Dexter Rogers

Dexter Rogers

Friday, May 8, 2009

Kentucky Derby: How African American dominance was derailed

On May 2nd the 135th Kentucky Derby concluded. This one of the biggest sports spectacles in the world. Race horse Mind That Bird won the race despite being a 50-1 underdog. As many African Americans were watching Kobe Bryant and LeBron James continue their journey towards a showdown in the finals I was thinking about the Kentucky Derby.

I’m one who attempts to look beyond the obvious to secure deeper significance. Like usual I came up with following.

Did you know 20 years after the Emancipation Proclamation African Americans dominated Americas’ first favorite pastime? Back in the day the Kentucky Derby was like the Super Bowl today. It was the marquee sporting event of the day.

In 1875 the inaugural Kentucky Derby was won by 19-year old African American Oliver Lewis while sitting atop Aristides. Also, 13 of the 15 riders were African American. Matter of fact of the first 28 Kentucky Derby’s run 15 races was won by African American riders.

The great Isaac Murphy was the first jockey to win three titles. He won 1884, 1890, and 1891 titles. Murphy was so good he won nearly 50 percent of all races he entered for his career. No other rider before or since can claim such consistency. Also, Murphy was the first rider elected to the National Museum of Racing Hall of Fame in Saratoga Springs, New York.

Jimmy Winkfield was the last African American to win the Kentucky Derby when he posted consecutive victories in 1901-02. Winkfield, like most African American riders, endured bitter racism. Winkfield even left America to live in Europe to continue his career. His talents afforded him a lavish life-style in Europe that he was kept from enjoying in America because of race.

Why did African Americans dominate?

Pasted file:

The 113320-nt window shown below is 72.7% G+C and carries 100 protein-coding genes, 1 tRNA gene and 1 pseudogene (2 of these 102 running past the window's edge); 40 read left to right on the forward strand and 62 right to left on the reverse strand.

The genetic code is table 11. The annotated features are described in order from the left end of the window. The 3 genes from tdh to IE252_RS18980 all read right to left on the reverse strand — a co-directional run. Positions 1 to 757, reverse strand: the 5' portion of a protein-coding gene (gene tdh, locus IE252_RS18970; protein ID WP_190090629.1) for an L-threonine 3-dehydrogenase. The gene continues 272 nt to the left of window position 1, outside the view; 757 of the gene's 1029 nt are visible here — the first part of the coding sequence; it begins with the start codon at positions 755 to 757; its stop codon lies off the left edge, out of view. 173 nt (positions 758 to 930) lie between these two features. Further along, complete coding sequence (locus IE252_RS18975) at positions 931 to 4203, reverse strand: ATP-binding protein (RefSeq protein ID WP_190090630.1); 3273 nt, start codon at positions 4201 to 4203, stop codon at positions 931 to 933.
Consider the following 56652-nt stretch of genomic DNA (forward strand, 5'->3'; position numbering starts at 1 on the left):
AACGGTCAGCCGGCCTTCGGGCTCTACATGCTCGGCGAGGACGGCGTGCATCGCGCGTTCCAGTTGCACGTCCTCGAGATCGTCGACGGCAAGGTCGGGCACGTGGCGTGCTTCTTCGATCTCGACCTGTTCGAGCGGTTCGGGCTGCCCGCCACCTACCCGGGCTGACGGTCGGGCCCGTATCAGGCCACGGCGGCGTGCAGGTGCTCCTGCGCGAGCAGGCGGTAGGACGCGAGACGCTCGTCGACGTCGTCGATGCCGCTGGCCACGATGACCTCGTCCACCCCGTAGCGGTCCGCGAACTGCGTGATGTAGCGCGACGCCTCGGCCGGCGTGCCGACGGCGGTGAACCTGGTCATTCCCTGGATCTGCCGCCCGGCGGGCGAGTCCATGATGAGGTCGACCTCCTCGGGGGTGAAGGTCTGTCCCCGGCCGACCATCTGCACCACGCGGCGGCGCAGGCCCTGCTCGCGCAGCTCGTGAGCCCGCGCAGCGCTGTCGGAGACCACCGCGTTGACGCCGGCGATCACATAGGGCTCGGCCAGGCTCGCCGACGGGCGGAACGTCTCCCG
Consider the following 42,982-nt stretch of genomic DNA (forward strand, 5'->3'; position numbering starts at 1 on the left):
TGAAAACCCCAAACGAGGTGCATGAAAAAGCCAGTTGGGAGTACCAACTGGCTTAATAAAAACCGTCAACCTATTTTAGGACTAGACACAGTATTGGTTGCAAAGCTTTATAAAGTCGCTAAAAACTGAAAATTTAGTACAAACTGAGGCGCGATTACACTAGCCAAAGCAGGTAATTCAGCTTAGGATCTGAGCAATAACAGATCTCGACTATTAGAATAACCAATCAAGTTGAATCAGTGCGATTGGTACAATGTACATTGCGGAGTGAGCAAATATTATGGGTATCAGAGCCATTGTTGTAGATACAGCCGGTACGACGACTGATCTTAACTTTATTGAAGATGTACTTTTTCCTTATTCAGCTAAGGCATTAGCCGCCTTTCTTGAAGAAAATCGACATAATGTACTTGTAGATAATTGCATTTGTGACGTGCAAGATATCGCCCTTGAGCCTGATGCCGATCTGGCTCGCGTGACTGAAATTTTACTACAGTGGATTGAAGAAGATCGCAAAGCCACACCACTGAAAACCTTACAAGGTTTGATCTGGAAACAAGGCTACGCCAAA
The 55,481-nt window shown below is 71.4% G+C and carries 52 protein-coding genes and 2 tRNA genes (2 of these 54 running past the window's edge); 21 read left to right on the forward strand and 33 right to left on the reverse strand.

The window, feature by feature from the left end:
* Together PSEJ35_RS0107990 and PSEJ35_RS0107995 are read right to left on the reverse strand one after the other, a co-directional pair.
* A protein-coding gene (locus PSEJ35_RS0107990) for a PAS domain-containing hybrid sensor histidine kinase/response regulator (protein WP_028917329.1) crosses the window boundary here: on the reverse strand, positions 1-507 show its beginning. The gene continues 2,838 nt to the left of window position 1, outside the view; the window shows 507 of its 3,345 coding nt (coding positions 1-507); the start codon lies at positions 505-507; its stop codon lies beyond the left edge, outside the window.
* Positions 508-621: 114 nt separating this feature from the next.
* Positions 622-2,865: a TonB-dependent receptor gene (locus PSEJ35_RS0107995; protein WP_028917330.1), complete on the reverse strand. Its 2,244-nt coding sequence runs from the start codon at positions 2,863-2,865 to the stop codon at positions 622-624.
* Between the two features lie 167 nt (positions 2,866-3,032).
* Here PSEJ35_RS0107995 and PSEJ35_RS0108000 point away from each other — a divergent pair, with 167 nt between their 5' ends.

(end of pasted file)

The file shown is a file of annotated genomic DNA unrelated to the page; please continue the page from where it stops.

During slavery many plantation owners loved riding horses. Even original Founding Father and slave owner George Washington loved horses. Slaves were expected to care for the masters property-horses included. They learned all the intricacies involved in caring for horses which slaves would utilize to forge careers as jockeys once free.

Life reveals that all good things at some point must cease. Frankly speaking, white America grew weary of African American riders dominating horseracing: they couldn’t stomach the fact former slaves could excel despite habitual oppression. True to form white horse racing officials utilized legislation to curtail the dominance of African American riders.

In 1894 jockey officials created the Jockey Club. Just like Plessy vs. Ferguson sanctioned “separate but equal” in society horse racing officials manufactured legislation in sport to systematically deny African American riders opportunities to ride.

How did they do it?

White officials simply gave themselves the authority to grant licenses to whoever they wanted. Also, since it was against the laws for slaves to read and write most of the African American riders were functionally illiterate. Officials set up criteria were the latter was required to be granted a license. Even if a rider could read and write they could still be denied.

Without question white officials actions were fueled by racism: in essence the racism that infiltrated society found its way into sport to thwart African American opportunity.

African American riders essentially disappeared from the scene. No African American rode in the Kentucky Derby since 1921 until Marlon St. Julien entered the event in the year 2000.

Why is all this important?

Newark, New Jersey, schoolteacher Miles Dean stated, "As an urban educator I see every day the disconnect students have with their past. By acknowledging the contributions of African American jockeys, I hope to heighten children's awareness of their history. It's a history of great achievement, not just a history of enslavement.”

Many African Americans are unaware of the history of the Kentucky Derby and the initial dominance of African Americans. Having a better comprehension of the past can breed a better understanding of ones self and their surroundings.

Without question African Americans have done more than dunk basketballs like LeBron James and score touchdowns LaDanian Tomlinson. The lethal combination of not being aware of history and mainstream media’s methodical negligence to disseminate truth solicits fallacy. But if history was studied critically we’d at least know who Issac Murphy was to put in perspective why Kobe and LeBron dominate today.

Don’t limit your aspirations to the naked eye or confine your dreams to the walls of the establishment. Look beyond what you see, study history, and persist.

1 comment:

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